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Where does Texas stand on marijuana?

Marijuana has become increasingly socially acceptable in recent years. More states every year vote to legalize marijuana for medical and recreational purposes. As people see that crime rates do not end up spiking in these states, prohibition seems like a lost cause. However, many states, including Texas, still criminalize the possession, use and cultivation of marijuana for most people.

When people think about marijuana laws in Texas, they might recall that Texas does have a medical marijuana law on the books. In fact, the state has already approved three companies to grow and distribute medical marijuana in the state. Nevertheless, although 83 percent of people in Texas support legalized medical marijuana, the state's law covers next to no one.

Texas has a very restrictive medical marijuana law

Despite mounting research indicating that CBD-only medical marijuana is not as beneficial as full-spectrum medical marijuana, Texas lawmakers passed a bill that only allows for the use of high-CBD and low-THC marijuana extracts. The law is even more restrictive in that only those with intractable epilepsy are even allowed that much. People with cancer, neurodegenerative disorders, post-traumatic stress and chronic pain have no legal way to access marijuana in Texas.

Although many of these people may choose to use marijuana to treat their conditions, they break the law when they do so. If they grow their own marijuana, they face serious criminal charges. If they buy from an in-state supplier, they risk arrest every time they do so. Bringing marijuana or marijuana extracts across the border from another state is also risky. Not only does that break Texas possession laws, it violates federal laws by moving a prohibited drug across state lines.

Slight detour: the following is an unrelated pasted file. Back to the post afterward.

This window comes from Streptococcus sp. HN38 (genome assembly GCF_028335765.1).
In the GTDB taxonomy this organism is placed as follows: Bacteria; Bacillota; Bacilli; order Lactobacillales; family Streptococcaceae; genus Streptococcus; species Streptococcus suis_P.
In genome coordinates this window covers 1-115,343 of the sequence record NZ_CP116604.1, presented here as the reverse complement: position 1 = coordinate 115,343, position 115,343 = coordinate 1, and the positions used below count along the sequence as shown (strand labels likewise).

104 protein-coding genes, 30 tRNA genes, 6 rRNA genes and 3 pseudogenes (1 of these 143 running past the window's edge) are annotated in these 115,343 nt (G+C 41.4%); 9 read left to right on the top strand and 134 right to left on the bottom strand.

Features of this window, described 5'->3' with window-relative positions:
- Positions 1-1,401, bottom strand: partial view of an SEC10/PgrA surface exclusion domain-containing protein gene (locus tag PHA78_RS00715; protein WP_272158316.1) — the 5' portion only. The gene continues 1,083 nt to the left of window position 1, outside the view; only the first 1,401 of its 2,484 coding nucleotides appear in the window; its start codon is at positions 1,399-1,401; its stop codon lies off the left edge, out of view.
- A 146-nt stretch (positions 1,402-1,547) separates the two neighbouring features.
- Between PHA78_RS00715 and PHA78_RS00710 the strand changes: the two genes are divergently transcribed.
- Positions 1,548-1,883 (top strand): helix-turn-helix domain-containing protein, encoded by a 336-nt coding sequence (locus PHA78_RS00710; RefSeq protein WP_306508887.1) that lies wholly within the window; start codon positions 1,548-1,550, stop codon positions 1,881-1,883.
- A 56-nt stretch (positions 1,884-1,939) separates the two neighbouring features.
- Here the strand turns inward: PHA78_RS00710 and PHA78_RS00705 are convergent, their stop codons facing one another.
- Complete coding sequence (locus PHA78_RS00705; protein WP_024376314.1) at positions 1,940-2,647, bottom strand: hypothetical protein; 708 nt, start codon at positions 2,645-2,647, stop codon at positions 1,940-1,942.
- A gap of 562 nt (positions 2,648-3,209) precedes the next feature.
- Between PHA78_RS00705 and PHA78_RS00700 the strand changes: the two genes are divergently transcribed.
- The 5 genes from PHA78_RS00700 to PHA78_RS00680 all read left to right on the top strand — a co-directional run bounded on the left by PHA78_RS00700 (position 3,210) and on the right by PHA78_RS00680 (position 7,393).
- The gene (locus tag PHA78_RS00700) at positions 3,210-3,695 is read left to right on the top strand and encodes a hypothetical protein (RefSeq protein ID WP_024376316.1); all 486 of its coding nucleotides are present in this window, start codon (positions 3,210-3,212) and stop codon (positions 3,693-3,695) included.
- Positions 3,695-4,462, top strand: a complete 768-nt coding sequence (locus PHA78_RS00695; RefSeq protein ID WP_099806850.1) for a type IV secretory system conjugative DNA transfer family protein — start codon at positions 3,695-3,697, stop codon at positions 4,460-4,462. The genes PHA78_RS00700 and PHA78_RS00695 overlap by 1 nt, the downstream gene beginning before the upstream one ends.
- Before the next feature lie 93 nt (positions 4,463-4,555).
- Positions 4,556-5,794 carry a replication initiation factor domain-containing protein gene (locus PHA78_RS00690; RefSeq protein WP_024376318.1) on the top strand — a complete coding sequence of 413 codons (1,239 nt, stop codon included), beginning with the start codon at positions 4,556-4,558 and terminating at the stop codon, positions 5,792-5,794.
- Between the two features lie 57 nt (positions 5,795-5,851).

Recreational use of marijuana is still illegal in Texas

Despite relaxing social attitudes about marijuana use, it is still illegal to use or possess marijuana in Texas. Anyone caught in possession of marijuana faces potentially serious penalties.

For those caught with two ounces or less of natural state marijuana, the offense is a misdemeanor that carries up to 180 days in jail and a fine of $2,000. For those caught with between two and four ounces, the misdemeanor charges for that offense carry a year in jail and up to $4,000 in fines. Possession of more than four ounces becomes a felony offense, with penalties ranging from six months to 99 years in prison.

A conviction for any drug offense in the State of Texas also carries an automatic driver's license suspension. Criminal convictions related to drug offenses can impact the ability to receive federal funding for college, to find a decent job or to secure rental housing. Anyone facing marijuana charges in Texas, even misdemeanor charges, should carefully consider their options for a defense, ideally with the help of a skilled criminal defense lawyer.

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